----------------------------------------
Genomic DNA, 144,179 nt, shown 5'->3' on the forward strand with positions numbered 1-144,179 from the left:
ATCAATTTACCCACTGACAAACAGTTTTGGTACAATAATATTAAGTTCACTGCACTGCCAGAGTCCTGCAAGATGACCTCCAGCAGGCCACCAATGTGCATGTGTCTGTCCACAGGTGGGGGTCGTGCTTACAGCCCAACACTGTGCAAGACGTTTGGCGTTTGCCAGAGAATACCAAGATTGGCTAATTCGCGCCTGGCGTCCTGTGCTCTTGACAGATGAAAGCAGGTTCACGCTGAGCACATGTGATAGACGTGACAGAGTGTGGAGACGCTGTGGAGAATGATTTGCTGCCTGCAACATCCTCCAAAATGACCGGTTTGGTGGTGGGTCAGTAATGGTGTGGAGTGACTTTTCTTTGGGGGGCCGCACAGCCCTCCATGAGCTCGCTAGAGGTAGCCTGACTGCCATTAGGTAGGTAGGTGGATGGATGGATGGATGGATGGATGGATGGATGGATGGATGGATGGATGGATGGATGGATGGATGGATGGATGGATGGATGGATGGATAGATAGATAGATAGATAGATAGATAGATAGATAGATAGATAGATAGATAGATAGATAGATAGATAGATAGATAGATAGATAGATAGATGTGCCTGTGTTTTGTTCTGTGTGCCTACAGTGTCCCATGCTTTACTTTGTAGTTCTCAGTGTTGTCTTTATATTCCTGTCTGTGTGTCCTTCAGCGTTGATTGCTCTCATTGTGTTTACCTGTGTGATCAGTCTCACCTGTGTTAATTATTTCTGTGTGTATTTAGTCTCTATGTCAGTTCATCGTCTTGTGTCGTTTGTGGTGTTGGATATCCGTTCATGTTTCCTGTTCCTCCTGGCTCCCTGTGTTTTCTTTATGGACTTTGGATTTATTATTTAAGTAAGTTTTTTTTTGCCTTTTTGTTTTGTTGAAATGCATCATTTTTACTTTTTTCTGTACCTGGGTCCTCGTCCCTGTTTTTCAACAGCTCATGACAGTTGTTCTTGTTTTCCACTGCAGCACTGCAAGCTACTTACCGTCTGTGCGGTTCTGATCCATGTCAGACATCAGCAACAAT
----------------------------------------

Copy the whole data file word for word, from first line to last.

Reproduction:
Genomic DNA, 144,179 nt, shown 5'->3' on the forward strand with positions numbered 1-144,179 from the left:
ATCAATTTACCCACTGACAAACAGTTTTGGTACAATAATATTAAGTTCACTGCACTGCCAGAGTCCTGCAAGATGACCTCCAGCAGGCCACCAATGTGCATGTGTCTGTCCACAGGTGGGGGTCGTGCTTACAGCCCAACACTGTGCAAGACGTTTGGCGTTTGCCAGAGAATACCAAGATTGGCTAATTCGCGCCTGGCGTCCTGTGCTCTTGACAGATGAAAGCAGGTTCACGCTGAGCACATGTGATAGACGTGACAGAGTGTGGAGACGCTGTGGAGAATGATTTGCTGCCTGCAACATCCTCCAAAATGACCGGTTTGGTGGTGGGTCAGTAATGGTGTGGAGTGACTTTTCTTTGGGGGGCCGCACAGCCCTCCATGAGCTCGCTAGAGGTAGCCTGACTGCCATTAGGTAGGTAGGTGGATGGATGGATGGATGGATGGATGGATGGATGGATGGATGGATGGATGGATGGATGGATGGATGGATGGATGGATGGATGGATGGATAGATAGATAGATAGATAGATAGATAGATAGATAGATAGATAGATAGATAGATAGATAGATAGATAGATAGATAGATAGATAGATAGATGTGCCTGTGTTTTGTTCTGTGTGCCTACAGTGTCCCATGCTTTACTTTGTAGTTCTCAGTGTTGTCTTTATATTCCTGTCTGTGTGTCCTTCAGCGTTGATTGCTCTCATTGTGTTTACCTGTGTGATCAGTCTCACCTGTGTTAATTATTTCTGTGTGTATTTAGTCTCTATGTCAGTTCATCGTCTTGTGTCGTTTGTGGTGTTGGATATCCGTTCATGTTTCCTGTTCCTCCTGGCTCCCTGTGTTTTCTTTATGGACTTTGGATTTATTATTTAAGTAAGTTTTTTTTTGCCTTTTTGTTTTGTTGAAATGCATCATTTTTACTTTTTTCTGTACCTGGGTCCTCGTCCCTGTTTTTCAACAGCTCATGACAGTTGTTCTTGTTTTCCACTGCAGCACTGCAAGCTACTTACCGTCTGTGCGGTTCTGATCCATGTCAGACATCAGCAACAAT